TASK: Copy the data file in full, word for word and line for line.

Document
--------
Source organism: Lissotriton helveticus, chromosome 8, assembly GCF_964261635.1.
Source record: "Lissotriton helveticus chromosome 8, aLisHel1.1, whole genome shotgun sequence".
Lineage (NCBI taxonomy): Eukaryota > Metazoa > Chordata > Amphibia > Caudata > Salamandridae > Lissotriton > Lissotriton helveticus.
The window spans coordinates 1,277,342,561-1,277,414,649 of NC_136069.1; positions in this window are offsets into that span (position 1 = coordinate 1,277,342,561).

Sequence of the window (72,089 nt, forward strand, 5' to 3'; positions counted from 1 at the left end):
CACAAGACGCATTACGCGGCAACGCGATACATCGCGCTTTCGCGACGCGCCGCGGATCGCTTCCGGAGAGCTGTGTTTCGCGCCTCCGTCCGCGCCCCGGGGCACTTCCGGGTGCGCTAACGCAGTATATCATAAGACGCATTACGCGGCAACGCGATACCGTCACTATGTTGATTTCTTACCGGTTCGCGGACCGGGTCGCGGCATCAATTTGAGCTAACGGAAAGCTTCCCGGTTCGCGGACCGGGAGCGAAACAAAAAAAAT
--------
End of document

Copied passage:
Source organism: Lissotriton helveticus, chromosome 8, assembly GCF_964261635.1.
Source record: "Lissotriton helveticus chromosome 8, aLisHel1.1, whole genome shotgun sequence".
Lineage (NCBI taxonomy): Eukaryota > Metazoa > Chordata > Amphibia > Caudata > Salamandridae > Lissotriton > Lissotriton helveticus.
The window spans coordinates 1,277,342,561-1,277,414,649 of NC_136069.1; positions in this window are offsets into that span (position 1 = coordinate 1,277,342,561).

Sequence of the window (72,089 nt, forward strand, 5' to 3'; positions counted from 1 at the left end):
CACAAGACGCATTACGCGGCAACGCGATACATCGCGCTTTCGCGACGCGCCGCGGATCGCTTCCGGAGAGCTGTGTTTCGCGCCTCCGTCCGCGCCCCGGGGCACTTCCGGGTGCGCTAACGCAGTATATCATAAGACGCATTACGCGGCAACGCGATACCGTCACTATGTTGATTTCTTACCGGTTCGCGGACCGGGTCGCGGCATCAATTTGAGCTAACGGAAAGCTTCCCGGTTCGCGGACCGGGAGCGAAACAAAAAAAAT